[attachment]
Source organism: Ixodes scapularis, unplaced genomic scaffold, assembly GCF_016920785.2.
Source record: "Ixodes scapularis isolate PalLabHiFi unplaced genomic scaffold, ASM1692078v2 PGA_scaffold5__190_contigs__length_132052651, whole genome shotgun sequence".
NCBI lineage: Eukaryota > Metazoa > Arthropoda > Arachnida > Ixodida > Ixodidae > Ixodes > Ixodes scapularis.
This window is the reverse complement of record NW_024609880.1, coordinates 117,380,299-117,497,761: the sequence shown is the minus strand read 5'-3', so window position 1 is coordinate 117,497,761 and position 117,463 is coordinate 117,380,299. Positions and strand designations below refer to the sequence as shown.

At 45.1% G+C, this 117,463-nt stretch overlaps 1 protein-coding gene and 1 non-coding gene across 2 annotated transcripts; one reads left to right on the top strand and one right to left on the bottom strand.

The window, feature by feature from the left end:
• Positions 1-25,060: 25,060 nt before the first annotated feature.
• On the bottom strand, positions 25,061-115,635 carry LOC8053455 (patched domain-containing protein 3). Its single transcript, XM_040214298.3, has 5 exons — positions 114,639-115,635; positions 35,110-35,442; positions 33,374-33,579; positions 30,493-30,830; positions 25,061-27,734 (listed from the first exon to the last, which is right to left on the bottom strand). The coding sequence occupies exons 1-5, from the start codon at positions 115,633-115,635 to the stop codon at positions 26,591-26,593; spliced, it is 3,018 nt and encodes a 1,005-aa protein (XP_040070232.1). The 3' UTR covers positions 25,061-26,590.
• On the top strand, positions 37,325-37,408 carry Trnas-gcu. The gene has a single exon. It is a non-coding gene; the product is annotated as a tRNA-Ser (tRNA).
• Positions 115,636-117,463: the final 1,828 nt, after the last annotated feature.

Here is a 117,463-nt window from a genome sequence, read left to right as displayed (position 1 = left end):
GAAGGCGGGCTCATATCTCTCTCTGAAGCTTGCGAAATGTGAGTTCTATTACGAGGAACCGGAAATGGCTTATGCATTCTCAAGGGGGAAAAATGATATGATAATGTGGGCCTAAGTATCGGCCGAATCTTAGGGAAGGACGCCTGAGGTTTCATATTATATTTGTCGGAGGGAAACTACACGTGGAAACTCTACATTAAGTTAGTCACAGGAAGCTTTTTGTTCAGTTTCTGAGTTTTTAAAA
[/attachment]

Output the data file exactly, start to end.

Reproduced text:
Source organism: Ixodes scapularis, unplaced genomic scaffold, assembly GCF_016920785.2.
Source record: "Ixodes scapularis isolate PalLabHiFi unplaced genomic scaffold, ASM1692078v2 PGA_scaffold5__190_contigs__length_132052651, whole genome shotgun sequence".
NCBI lineage: Eukaryota > Metazoa > Arthropoda > Arachnida > Ixodida > Ixodidae > Ixodes > Ixodes scapularis.
This window is the reverse complement of record NW_024609880.1, coordinates 117,380,299-117,497,761: the sequence shown is the minus strand read 5'-3', so window position 1 is coordinate 117,497,761 and position 117,463 is coordinate 117,380,299. Positions and strand designations below refer to the sequence as shown.

At 45.1% G+C, this 117,463-nt stretch overlaps 1 protein-coding gene and 1 non-coding gene across 2 annotated transcripts; one reads left to right on the top strand and one right to left on the bottom strand.

The window, feature by feature from the left end:
• Positions 1-25,060: 25,060 nt before the first annotated feature.
• On the bottom strand, positions 25,061-115,635 carry LOC8053455 (patched domain-containing protein 3). Its single transcript, XM_040214298.3, has 5 exons — positions 114,639-115,635; positions 35,110-35,442; positions 33,374-33,579; positions 30,493-30,830; positions 25,061-27,734 (listed from the first exon to the last, which is right to left on the bottom strand). The coding sequence occupies exons 1-5, from the start codon at positions 115,633-115,635 to the stop codon at positions 26,591-26,593; spliced, it is 3,018 nt and encodes a 1,005-aa protein (XP_040070232.1). The 3' UTR covers positions 25,061-26,590.
• On the top strand, positions 37,325-37,408 carry Trnas-gcu. The gene has a single exon. It is a non-coding gene; the product is annotated as a tRNA-Ser (tRNA).
• Positions 115,636-117,463: the final 1,828 nt, after the last annotated feature.

Here is a 117,463-nt window from a genome sequence, read left to right as displayed (position 1 = left end):
GAAGGCGGGCTCATATCTCTCTCTGAAGCTTGCGAAATGTGAGTTCTATTACGAGGAACCGGAAATGGCTTATGCATTCTCAAGGGGGAAAAATGATATGATAATGTGGGCCTAAGTATCGGCCGAATCTTAGGGAAGGACGCCTGAGGTTTCATATTATATTTGTCGGAGGGAAACTACACGTGGAAACTCTACATTAAGTTAGTCACAGGAAGCTTTTTGTTCAGTTTCTGAGTTTTTAAAA